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Free Underwriting Tool Now Available - The World Wide Web

February 16, 2016| By Joe Curtin | Life | English

Underwriters routinely use numerous screening requirements to help assess applicants applying for life insurance: lab results, motor vehicle reports, attending physician statements, prescription database checks, etc. How many are conducting a simple web search on their applicants? A quick and simple search could uncover some significant information.

The World Wide Web provides access to millions of web pages that contain a vast amount of public information. It is important to note the absence of a regulating body that monitors the reliability and accuracy of the information provided on the web. As information found on the Internet may not be true, it therefore cannot always be used as the basis for making an underwriting decision. We suggest carriers consult with their compliance officer on the appropriate utilization of Internet-developed material. Nevertheless, it could alert an underwriter to pursue additional investigation.

Consider the following case involving a seemingly healthy middle-aged man applying for the maximum Non-Medical amount of coverage. A “friend,” who resides in a different state than the proposed insured, is listed as the owner and beneficiary. An inquiry to the agent regarding the insurable interest results in an ambiguous answer and leaves some uncertainty regarding how to proceed. A web search of the proposed insured reveals that he is currently imprisoned and awaiting execution!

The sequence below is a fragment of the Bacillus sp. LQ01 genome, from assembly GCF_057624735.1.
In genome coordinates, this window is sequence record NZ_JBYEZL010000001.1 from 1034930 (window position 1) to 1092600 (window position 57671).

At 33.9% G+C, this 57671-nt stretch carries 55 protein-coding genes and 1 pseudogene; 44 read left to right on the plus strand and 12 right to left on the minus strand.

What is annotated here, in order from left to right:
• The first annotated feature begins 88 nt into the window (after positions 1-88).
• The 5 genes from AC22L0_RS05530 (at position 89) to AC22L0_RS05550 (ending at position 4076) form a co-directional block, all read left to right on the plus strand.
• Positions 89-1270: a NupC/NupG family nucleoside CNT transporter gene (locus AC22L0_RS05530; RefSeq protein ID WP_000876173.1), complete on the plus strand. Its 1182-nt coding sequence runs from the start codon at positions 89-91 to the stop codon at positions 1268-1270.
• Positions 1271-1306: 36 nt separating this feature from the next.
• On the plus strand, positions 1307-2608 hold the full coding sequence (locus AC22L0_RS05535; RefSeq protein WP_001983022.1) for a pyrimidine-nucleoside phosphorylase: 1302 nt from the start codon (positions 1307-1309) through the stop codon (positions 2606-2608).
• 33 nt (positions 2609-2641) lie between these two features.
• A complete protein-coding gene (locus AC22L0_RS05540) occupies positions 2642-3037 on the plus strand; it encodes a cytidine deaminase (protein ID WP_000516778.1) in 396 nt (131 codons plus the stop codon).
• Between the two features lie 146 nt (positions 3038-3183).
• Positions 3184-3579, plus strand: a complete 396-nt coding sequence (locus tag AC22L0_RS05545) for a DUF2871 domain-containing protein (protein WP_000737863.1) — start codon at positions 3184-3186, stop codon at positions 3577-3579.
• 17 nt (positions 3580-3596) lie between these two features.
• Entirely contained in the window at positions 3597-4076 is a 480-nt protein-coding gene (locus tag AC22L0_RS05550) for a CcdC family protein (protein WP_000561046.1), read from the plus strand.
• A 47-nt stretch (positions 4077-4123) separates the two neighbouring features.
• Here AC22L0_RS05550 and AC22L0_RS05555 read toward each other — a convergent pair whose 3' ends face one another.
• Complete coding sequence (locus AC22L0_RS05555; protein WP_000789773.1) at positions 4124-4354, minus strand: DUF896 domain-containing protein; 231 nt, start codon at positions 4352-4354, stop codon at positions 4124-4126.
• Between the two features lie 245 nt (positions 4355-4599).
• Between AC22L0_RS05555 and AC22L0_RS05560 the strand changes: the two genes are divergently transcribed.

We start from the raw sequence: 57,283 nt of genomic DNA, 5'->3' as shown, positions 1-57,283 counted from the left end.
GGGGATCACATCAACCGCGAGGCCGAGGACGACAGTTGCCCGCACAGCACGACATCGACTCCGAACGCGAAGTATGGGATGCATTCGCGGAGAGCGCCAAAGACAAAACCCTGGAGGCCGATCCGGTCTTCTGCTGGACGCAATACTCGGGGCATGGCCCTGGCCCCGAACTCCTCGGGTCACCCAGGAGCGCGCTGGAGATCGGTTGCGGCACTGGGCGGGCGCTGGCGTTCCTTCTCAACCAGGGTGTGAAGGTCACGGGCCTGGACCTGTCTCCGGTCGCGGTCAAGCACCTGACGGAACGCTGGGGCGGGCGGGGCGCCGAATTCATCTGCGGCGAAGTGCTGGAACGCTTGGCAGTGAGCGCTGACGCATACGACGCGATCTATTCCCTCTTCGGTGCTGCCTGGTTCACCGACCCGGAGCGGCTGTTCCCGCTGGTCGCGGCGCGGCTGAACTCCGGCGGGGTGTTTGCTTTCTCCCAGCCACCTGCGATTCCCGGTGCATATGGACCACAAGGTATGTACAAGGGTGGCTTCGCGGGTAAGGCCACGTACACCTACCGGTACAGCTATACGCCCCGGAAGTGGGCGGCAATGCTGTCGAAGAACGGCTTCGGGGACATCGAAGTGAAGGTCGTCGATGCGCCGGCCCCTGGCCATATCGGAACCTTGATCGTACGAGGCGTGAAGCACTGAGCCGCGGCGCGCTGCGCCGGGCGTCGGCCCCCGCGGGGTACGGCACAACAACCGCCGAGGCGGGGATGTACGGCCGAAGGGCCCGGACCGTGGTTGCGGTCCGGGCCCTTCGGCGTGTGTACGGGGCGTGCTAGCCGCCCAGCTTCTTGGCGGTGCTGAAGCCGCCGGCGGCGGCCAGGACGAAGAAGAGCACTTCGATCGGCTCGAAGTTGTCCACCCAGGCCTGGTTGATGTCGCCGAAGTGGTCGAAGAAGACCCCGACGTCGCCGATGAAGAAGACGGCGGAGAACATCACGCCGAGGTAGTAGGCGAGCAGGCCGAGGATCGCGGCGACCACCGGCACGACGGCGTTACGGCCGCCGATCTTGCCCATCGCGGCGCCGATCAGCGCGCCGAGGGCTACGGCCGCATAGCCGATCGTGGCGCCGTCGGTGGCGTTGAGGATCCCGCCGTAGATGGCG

Take another case of a young self-employed male applying for coverage who is opening a hydroponics business (method of growing plants). The cover letter provided by the agent describes a previous possession of marijuana charge that resulted in a probation period that has already been completed. However, a web search reveals a far more serious charge of an arrest for a large-scale marijuana-growing operation with possession and the intent to deliver.

If the information provided to the underwriter through traditional underwriting requirements appears inadequate, as in the cases above, a web search may help to direct the underwriter in the right direction. This was certainly true in the previous examples.

The World Wide Web is right at our fingertips and can provide details ranging from home values and business operations to criminal history. There are a variety of reasons an underwriter may want to search the web; consider these few instances:

• A proposed insured competes in motor vehicle racing or another avocation - a search may provide additional details regarding his/her participation level.

• The occupation provided is “business owner" - a search may discover a business website with valuable business details.

• The value of a property listed as an asset is unclear - a search may help provide an estimate of what the property is worth.

• A proposed insured has a high risk profile or there is a suspicion of criminal history - a search may provide past or current criminal charges.

The World Wide Web is a quick and simple tool that can be very useful at times and may become an increasingly valuable asset to underwriters in years to come.

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